Vocabulary The vocabulary words selected for instruction should be: –Important Words that are important for understanding a concept or the text. –Useful Words that are likely to be seen and used again. –Difficult Words that are particularly difficult.
Comprehension is the reason for reading Good readers are purposeful and actively engaged in the text Text comprehension can be improved by using the following six comprehension strategies: 1.Monitoring Comprehension: Teaches students to be aware of what they do understand, identify what they do not understand and use strategies to resolve problems with text comprehension
Comprehension 2. Using graphic and semantic organizers: Helps students focus on text structure as they read Provides students with tools they can use to visually examine relationships in a text Helps students write summaries of text 3. Answering questions Gives students a purpose for reading Focuses students’ attention on the text Encourages active thinking as they read Encourages monitoring of comprehension Helps students connect text to previously learned material
Comprehension 4. Generating questions: Improves students’ active processing of text Promotes students to self-monitor for understanding 5. Summarizing: Helps students identify main idea Assists students in connecting main idea Allows students to eliminate unnecessary information Helps students remember what they read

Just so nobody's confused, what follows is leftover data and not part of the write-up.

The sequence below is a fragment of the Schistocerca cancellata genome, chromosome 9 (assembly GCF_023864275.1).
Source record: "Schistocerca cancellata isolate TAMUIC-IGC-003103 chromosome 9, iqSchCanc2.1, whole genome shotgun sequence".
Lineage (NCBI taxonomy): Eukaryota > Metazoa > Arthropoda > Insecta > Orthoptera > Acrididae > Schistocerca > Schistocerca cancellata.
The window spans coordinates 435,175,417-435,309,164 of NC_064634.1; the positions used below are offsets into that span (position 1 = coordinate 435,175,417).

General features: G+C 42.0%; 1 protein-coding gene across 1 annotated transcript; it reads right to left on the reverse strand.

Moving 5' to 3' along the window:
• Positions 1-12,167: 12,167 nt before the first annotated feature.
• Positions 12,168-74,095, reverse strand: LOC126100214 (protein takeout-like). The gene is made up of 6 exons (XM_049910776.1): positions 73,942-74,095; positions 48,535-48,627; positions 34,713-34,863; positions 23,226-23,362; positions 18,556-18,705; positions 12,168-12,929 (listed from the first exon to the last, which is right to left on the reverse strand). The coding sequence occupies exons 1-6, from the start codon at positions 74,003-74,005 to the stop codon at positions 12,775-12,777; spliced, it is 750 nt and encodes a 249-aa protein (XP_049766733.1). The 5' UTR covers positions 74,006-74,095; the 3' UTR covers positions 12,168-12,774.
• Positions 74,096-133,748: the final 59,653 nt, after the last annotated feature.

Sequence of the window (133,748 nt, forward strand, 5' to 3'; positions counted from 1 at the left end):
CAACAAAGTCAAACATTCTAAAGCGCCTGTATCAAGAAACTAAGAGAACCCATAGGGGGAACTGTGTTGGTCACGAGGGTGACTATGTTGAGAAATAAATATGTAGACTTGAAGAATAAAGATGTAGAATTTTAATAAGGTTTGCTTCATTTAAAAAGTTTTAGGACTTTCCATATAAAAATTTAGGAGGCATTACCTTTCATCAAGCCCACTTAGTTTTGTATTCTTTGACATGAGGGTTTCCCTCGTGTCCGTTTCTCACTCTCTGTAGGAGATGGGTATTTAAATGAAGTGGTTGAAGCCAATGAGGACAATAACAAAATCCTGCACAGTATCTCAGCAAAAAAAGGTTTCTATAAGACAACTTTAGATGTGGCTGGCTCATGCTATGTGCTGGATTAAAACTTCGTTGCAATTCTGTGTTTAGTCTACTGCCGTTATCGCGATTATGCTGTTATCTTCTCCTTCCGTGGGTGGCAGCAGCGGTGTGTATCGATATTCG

Comprehension 6. Recognizing story structure Promotes greater appreciation, understanding and memory for stories Allows students to see how contents of a story are organized into a plot Effective comprehension strategy instruction: Is explicit and direct Can be accomplished through cooperative learning Helps readers use comprehension strategies flexibly and in combination
Writing Specific Reading Approaches Rachel Kuklinski
Our Objectives Define purposes of writing Think about what good writing instruction is Examine some of the difficulties students who struggle encompass Explore and share strategies that facilitate skill in writing for students who struggle
Agenda Definitions, questions about writing Reading Rocket webcast or power point Discussion Power point presentation on Technology and Writing Instruction
Overarching Questions What are some of the purposes of writing and why do we teach it in school? In what ways does writing relate to reading? How have you integrated writing across the curriculum? What are some other ways that you might incorporate writing into other content areas? What are some of the more difficult areas in teaching the writing process that you have experienced with your students?
Begin at the Beginning Think about your own experiences with writing in school. Write about something from them that stands out in your mind, and how it has impacted you as a teacher. Define the purposes of writing and goals that you have when working with your students on writing.
Looking at Exemplars DESE website